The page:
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Ann Rehabil Med. 2017 Apr;41(2):299-305. doi: 10.5535/arm.2017.41.2.299. Epub 2017 Apr 27.

Maximal Inspiratory Pressure and Maximal Expiratory Pressure in Healthy Korean Children.

Author information

1
Department of Rehabilitation Medicine, Pusan National University Hospital, Pusan National University School of Medicine, Busan, Korea.
2
Biomedical Research Institute, Pusan National University, Busan, Korea.
3
Research Institute for Convergence of Biomedical Science and Technology, Pusan National University Yangsan Hospital, Yangsan, Korea.
4
Department of Pediatrics, Pusan National University School of Medicine, Busan, Korea.
5
Department of Statistics, Pusan National University, Busan, Korea.

Abstract

OBJECTIVE:

To evaluate respiratory muscle strength in healthy Korean children in order to establish the criteria for normal reference values for future applications. In contrast with the other parameters for testing pulmonary function, normal values for respiratory muscle strength in healthy Korean children have not been assessed to date.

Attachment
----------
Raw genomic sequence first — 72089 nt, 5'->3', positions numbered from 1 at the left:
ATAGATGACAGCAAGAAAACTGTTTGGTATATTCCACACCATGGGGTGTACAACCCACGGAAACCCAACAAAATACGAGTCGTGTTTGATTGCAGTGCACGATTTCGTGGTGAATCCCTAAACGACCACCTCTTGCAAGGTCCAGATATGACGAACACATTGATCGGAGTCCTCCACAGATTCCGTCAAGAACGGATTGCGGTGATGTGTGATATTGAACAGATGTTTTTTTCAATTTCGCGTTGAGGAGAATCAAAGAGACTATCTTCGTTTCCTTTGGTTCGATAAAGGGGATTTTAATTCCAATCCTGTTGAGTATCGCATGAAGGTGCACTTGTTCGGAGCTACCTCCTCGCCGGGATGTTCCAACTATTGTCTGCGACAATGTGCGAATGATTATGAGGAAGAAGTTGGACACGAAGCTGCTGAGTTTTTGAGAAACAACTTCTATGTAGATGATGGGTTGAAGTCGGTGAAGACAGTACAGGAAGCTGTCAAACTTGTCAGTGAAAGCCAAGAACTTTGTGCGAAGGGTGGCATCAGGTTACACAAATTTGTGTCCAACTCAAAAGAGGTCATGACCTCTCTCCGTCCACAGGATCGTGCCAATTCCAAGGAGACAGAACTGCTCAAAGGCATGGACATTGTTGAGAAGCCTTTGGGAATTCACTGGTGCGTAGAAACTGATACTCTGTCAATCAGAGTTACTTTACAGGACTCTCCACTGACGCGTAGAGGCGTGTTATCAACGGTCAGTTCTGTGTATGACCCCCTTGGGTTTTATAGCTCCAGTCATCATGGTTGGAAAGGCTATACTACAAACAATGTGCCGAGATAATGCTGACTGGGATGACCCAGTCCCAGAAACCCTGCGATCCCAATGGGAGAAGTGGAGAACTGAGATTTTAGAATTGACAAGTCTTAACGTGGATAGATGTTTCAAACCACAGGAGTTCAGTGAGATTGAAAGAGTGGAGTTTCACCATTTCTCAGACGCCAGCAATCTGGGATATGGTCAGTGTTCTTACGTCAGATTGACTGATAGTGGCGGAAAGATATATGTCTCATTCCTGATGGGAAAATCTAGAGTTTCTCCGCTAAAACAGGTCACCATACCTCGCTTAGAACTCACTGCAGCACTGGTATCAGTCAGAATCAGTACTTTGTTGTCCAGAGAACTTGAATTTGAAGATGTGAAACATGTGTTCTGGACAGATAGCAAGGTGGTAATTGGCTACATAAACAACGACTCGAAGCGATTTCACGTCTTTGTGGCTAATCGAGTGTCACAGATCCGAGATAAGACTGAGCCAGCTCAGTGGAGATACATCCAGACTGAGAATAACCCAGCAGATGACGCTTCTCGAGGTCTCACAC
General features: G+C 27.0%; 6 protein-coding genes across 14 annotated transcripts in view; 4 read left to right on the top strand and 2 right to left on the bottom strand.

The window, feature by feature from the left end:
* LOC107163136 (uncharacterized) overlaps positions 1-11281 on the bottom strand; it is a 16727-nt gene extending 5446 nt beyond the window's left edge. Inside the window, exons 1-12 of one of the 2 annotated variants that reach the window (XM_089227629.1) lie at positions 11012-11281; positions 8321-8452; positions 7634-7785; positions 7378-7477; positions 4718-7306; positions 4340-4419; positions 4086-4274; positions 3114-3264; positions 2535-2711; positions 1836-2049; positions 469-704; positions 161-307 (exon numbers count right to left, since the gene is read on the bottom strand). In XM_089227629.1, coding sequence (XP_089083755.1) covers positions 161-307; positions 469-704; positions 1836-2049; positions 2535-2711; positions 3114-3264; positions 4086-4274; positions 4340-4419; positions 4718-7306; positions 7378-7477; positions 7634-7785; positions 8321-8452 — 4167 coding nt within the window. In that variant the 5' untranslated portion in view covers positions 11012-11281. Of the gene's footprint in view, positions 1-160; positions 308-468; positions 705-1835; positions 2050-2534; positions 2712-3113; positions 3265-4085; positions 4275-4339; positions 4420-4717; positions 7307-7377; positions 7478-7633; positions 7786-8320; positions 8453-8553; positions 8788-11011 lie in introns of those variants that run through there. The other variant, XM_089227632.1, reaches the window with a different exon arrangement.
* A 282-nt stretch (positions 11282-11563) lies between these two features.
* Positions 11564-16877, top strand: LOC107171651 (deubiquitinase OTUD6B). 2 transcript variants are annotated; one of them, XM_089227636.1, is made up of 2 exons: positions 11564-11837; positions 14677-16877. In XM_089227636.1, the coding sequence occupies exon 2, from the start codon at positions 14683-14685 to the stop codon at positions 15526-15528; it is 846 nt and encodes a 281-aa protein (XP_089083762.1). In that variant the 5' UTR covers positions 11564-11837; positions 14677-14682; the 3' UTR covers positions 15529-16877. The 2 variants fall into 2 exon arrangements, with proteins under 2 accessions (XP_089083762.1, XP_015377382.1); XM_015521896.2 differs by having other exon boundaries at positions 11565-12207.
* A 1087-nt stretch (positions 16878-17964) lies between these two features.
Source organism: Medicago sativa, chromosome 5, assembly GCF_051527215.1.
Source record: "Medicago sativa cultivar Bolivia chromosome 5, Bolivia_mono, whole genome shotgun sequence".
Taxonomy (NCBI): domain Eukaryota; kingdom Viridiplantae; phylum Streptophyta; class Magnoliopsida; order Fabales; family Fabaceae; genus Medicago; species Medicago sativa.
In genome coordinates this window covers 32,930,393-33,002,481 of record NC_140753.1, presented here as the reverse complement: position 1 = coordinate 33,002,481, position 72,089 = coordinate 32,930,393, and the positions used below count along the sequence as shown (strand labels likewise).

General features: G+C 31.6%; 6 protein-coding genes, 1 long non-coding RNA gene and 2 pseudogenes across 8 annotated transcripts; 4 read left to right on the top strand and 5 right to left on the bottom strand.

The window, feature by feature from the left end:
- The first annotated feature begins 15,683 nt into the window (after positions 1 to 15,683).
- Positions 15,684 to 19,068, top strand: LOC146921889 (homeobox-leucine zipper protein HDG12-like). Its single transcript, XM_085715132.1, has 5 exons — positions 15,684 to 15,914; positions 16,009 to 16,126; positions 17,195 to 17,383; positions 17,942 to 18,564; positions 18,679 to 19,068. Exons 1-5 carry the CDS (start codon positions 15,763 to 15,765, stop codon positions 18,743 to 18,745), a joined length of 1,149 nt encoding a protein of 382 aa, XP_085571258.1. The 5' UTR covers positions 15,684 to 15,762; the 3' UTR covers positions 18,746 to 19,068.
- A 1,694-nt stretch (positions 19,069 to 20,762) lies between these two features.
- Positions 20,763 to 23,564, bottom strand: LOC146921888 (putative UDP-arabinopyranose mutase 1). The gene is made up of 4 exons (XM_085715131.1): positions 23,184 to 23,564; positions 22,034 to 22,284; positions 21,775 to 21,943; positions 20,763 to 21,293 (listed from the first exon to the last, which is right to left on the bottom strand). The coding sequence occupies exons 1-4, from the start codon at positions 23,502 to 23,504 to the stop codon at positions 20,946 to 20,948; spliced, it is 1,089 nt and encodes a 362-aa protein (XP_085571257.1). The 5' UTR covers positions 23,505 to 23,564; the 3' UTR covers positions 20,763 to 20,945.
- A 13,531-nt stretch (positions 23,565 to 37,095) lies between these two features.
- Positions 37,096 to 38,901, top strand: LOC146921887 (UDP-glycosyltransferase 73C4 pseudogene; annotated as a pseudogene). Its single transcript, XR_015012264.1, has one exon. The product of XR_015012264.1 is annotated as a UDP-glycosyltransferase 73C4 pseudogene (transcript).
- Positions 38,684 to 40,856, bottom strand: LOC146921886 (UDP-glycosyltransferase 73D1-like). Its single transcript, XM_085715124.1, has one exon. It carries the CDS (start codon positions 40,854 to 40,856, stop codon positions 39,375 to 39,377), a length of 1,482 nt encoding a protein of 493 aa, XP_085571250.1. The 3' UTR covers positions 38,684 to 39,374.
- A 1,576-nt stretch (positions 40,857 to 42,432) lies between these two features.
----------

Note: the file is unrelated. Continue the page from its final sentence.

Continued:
METHODS:

We conducted a complete survey of 263 students at Sinmyung Elementary School in Yangsan, Gyeongsangnam-do, and measured their height and body weight, performed pulmonary function tests, and evaluated maximal inspiratory pressure (MIP) and maximal expiratory pressure (MEP) as measures of respiratory muscle strength. We excluded the subjects with respiratory or cardiovascular diseases that could affect the results. The subjects were children aged 8-12 years, and they consisted of 124 boys and 139 girls.

RESULTS:

The MIP and MEP values (mean±standard deviation) for the entire subject group were 48.46±18.1 cmH2O and 47.95±16 cmH2O, respectively. Boys showed higher mean values for MIP and MEP in every age group. Korean children showed lower mean values for MIP and MEP compared to those in previous studies conducted in other countries (Brazil and USA).

CONCLUSION:

Our results showed that boys generally have greater respiratory muscle strength than girls. We found a significant difference between the results of our study and those of previous studies from other countries. We speculate that this may be attributed to differences in ethnicity, nutrition, or daily activities.

KEYWORDS:

Child; Korea; Pulmonary function tests; Reference values; Respiratory muscles

Conflict of interest statement

CONFLICT OF INTEREST: No potential conflict of interest relevant to this article was reported.

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